networks as ritual liposuction


The fall of the Berlin Wall in 1989 and the invention of the Internet in 1990 dually mark a very specific moment—that is, the point at which the freedom to internalize and embody diverse moral and political ideologies was replaced by the freedom to externalize them in the abstraction of the global network. Put more simply: the liberal freedom to enact was exported as the neoliberal freedom to connect.



But the Internet doesn't really connect or free people at all. Rather, it frees information and qualities from the people who constitute them, allowing them to circulate, aggregate, and reassemble dynamically among global protocols. In other words: difference is exported as data, and data sees no difference.


In computer programming, a global variable is a variable with global scope, meaning that it is visible (hence accessible) throughout the program, unless shadowed. The set of all global variables is known as the global environment or global state.


The network is an affective architecture peripheral to that of "online space." It is actually not a space at all, but an abstract logic against distinctive walls, against autonomous skins, against the opaque and the immovable. It thrives among modularity, striving to re-purpose the world as connective parts, exportable bits, extensible bodies, borderless territories for bloated currencies: a global state (kind of).



It's no longer a question of removing the subject from the traditional exterior bonds, as the liberal hypothesis had intended, but of reconstructing the social bonds by depriving the subject of all substance. Each person was to become a fleshless envelope, the best possible conductor of social communication, the locus of an infinite feedback loop which is made to have no nodes. The cyberneticization process thus completes the "process of civilization," to where bodies and their emotions are abstracted within the system of symbols.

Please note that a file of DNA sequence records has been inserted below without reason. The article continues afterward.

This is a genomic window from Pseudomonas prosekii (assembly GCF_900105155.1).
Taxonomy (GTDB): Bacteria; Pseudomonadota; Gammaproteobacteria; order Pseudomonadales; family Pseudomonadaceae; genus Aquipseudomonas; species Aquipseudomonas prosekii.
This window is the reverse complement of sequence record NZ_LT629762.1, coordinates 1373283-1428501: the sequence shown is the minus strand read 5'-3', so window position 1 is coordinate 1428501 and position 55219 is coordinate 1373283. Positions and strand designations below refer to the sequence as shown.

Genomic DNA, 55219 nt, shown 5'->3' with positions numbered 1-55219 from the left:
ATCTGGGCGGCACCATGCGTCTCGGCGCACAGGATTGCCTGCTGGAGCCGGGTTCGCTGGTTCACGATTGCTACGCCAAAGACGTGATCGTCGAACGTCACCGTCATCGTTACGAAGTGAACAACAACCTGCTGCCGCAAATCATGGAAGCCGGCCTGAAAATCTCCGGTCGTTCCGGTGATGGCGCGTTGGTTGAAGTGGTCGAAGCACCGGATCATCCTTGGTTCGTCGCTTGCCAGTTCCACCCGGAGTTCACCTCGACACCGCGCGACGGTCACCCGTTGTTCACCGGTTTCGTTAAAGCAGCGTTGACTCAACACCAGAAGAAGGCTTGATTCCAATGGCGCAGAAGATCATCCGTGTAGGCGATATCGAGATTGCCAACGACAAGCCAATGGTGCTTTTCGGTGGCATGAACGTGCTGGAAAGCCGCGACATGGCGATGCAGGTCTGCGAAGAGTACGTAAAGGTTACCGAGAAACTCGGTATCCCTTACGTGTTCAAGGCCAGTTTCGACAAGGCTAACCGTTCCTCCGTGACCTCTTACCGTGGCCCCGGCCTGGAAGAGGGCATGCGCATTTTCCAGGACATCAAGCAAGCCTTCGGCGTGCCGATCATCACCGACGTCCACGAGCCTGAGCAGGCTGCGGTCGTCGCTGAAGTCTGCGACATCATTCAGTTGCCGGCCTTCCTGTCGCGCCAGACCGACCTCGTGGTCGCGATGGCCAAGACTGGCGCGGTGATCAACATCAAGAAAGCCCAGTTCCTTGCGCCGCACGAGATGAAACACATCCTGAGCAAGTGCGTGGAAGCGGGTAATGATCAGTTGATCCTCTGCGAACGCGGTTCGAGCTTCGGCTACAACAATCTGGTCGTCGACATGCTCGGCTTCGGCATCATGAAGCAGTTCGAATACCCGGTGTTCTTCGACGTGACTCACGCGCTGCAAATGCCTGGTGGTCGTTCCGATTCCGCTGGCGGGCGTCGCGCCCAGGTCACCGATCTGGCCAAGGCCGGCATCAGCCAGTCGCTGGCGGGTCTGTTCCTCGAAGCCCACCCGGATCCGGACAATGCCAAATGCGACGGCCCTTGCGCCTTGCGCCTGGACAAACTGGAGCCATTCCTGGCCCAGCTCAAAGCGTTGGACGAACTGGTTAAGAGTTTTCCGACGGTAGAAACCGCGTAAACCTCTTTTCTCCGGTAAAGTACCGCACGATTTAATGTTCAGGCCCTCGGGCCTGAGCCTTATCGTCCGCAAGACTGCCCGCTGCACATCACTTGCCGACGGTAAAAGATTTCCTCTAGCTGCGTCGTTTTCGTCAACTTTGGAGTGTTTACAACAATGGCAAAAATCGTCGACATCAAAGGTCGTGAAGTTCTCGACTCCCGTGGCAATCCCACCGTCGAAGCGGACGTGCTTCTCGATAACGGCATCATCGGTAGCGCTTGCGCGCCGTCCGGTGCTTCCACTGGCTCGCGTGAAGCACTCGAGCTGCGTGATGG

Contrary to many current polemics surrounding "network culture," the problem is not that our lives have become hyper-mediated; it is that these medias which saturate many of our lives have become too responsive to each other while becoming less and less responsive to our public engagement. In the globally economized language of the network, dollars speak to servers, porn .gifs speak to military Twitter bots, and Instagram narcos mexicanos speak to Google analytics—but none of them are listening to us. Fractals vacuum mutual solidarities, shit them out as optimized, easy-to-read fictions.


We shall not ratify the rise of the obscure and the fall of the transparent. But do not decry the reverse either. Simply withdraw from the decision to ask the question. Instead ask: what is this eternity? What is this black box—this black bloc—that fills the world with husks and hulls and camouflage and crime? Is it our enemy, or are we on the side of it? Is this just a new kind of nihilism? Not at all, it is the purest form of love.
–Alexander Galloway


Is it true that we have no demands?


Can we—the fleshless envelopes,
straddled with debt and salted with millennial shaming—
offer civil war to our networks

the way we offer flowers to our mothers in May?